IBM acquired storage resource management (SRM) player Novus Consulting Group Inc. (NovusCG) for an undisclosed...
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price today, bolstering its storage software products and management services amid questions throughout the industry regarding the vendor's strategic direction.
NovusCG has two products, Storage Enterprise Research Planner (SERP) and Enterprise Standardization Program (ESP). SERP creates a business intelligence (BI) layer that pulls data in from existing monitoring tools, including EMC Corp.'s ControlCenter, Hewlett-Packard Co.'s (HP) Storage Essentials, Hitachi Data Systems (HDS) HSSM and HDvM, and Network Appliance Inc.'s (NetApp) Operations Manager. ESP creates standardized workflows and enforces storage best practices in a framework akin to project management software.
The company began as an analyst and consulting firm in 2000. According to NovusCG officials, its software was developed as tools to help consultants help their large clients collect and analyze storage system data. NovusCG claims a number of blue chip customers, including the U.S. Department of Defense and the Department of Homeland Security. Other large financial institutions are clients, the company claims, but has not publicly announced their names.
"I've seen their client list, and it's hard to tell how broad the deployments are, but the names are impressive," said Forrester Research analyst Andrew Reichman. "They've been tightly partnered with IBM and gaining entrance into some petabyte-plus shops."
Reichman said NovusCG's consulting background is the key to its ability to land large customers. NovusCG also offers professional services with its software. "One of the biggest failures of SRM is that vendors tend to ship a CD and expect companies to know what to look at -- you still need people who know how to interpret and analyze the information," Reichman said.
A new strategic direction for IBM?
The acquisition comes during a great deal of speculation about the direction of IBM's storage division. Yesterday, IBM unveiled updates to its DS8000 high-end array that left experts underwhelmed. Competitors, meanwhile, have been claiming the product is dead despite the updates. There are even more questions hanging in the air about the DS6000 midrange product line.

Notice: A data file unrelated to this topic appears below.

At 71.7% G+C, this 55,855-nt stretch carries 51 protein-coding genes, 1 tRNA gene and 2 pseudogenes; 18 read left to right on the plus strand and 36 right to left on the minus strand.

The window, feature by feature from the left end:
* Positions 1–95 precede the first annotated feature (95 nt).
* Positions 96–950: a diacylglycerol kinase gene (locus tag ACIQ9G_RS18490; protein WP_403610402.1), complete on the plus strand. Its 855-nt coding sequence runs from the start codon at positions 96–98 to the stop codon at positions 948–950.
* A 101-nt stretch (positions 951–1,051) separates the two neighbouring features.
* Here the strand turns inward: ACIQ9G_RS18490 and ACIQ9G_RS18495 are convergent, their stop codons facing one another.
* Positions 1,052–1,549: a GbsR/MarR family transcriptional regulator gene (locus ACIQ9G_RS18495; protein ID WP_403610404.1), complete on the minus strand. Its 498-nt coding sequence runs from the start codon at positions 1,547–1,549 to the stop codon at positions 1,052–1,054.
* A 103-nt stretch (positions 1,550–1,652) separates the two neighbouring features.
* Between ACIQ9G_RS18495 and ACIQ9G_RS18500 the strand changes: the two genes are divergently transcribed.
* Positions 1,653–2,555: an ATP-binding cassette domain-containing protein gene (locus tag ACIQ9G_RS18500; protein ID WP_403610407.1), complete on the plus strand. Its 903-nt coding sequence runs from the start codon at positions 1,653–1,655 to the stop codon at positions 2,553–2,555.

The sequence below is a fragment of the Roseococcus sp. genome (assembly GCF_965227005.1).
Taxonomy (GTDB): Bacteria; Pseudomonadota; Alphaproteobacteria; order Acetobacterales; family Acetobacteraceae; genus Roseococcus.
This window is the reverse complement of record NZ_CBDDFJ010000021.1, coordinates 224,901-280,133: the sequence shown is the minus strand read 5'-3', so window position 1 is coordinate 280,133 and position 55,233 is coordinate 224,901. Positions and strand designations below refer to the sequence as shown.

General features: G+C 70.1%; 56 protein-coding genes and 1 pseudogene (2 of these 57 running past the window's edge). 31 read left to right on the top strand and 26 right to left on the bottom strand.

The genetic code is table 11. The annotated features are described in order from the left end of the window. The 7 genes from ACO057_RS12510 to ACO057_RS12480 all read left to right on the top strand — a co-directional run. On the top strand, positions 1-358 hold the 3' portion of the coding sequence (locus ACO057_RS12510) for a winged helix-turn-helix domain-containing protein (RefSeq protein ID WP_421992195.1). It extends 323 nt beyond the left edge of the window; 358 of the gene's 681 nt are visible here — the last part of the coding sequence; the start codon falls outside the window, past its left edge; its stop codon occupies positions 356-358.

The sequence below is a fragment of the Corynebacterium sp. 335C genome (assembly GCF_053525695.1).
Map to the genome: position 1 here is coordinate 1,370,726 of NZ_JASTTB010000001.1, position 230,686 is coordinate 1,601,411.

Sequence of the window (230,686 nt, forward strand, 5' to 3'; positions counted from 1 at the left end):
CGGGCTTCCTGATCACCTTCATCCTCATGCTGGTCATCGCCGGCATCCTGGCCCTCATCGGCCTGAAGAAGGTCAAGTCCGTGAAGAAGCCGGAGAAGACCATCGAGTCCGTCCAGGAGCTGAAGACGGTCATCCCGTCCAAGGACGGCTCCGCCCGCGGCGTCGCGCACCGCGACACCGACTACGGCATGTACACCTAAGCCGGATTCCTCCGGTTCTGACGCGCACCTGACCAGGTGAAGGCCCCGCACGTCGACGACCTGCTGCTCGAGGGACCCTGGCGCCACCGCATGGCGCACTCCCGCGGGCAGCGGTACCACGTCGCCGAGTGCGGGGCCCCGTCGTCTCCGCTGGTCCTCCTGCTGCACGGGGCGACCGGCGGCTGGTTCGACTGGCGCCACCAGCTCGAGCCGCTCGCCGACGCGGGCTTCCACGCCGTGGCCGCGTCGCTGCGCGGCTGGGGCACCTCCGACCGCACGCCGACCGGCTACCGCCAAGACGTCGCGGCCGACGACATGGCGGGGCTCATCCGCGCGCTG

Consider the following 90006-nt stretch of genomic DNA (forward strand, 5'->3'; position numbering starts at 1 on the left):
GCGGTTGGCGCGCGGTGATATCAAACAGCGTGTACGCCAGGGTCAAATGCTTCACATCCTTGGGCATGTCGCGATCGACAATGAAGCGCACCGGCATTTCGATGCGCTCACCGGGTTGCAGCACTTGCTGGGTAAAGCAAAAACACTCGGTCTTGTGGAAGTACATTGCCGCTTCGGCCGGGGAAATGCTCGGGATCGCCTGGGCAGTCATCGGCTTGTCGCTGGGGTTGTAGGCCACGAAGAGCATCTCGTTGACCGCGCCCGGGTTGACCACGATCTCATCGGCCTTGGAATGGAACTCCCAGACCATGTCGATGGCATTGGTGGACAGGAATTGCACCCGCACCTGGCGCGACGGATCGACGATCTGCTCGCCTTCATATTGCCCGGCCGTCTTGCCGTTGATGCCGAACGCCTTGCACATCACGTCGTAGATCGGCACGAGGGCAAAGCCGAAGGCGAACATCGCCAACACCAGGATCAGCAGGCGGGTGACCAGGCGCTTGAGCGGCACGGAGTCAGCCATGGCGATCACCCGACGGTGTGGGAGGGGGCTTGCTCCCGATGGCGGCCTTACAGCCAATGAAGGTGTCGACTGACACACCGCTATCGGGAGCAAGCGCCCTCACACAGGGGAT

"The DS6000 sure has not benefited from feature-functionality upgrades in quite some time," said Evaluator Group analyst Tom Trainer. "The clients we talk to use it primarily as a target for small data set replications using PPRC, Metro Mirror or Global Mirror."
Yesterday's DS8000 announcement will be encouraging for existing customers, Trainer said, but leaves out key features offered by competitors, including MAID, data deduplication and support for 1 TB drives. "It raises the question, are they just trying to keep that product going while making a long-term decision?" he asked.
Sources close to the company said that IBM has recently shifted personnel between the Tivoli and System Storage groups, bringing the same people who worked to integrate Tivoli Productivity Center to do similar work with IBM's new System Storage Productivity Center (SSPC).
"Tivoli still has some command-line interfaces and complexity, but it's hardly the beast it was several years ago," one source said. "Time will tell if they can bring that to storage."
NovusCG could help. "The people they're getting from Novus bring deep knowledge of storage that's in excellent position to be a shot in the arm to both IBM's storage R&D and its field support," said Tony Asaro, senior analyst with the Enterprise Strategy Group (ESG).
However, Asaro pointed out, IBM said it intended to create a similar splash in the storage market after it acquired data migration software vendor Softek Storage Solutions Corp. in January. "They still have the old Softek site up, and we haven't heard from IBM about Softek since. They're making big moves, but are they really leveraging them to their advantage?"
Trainer predicted that tectonic shifts in the competitive picture lie ahead. IBM, EMC and HDS are the three major high-end array vendors, with HP and Sun Microsystems Inc. reselling HDS systems. "The three player game in storage is starting to heat up again," he said, but estimated "a better than 50/50 chance" IBM would find a partner for its high-end storage offering. "HDS is the most likely candidate, since EMC and IBM are historical rivals," he said.
There's also sentiment on Wall Street that an OEM deal would be the right move for IBM. "I think they should just swallow their egos, give up on the high end and resell EMC or HDS," said a financial analyst who asked not to be named. "IBM is a services company now. And they are doing a good job there. Focus on your strengths and let loose your weaker segments."
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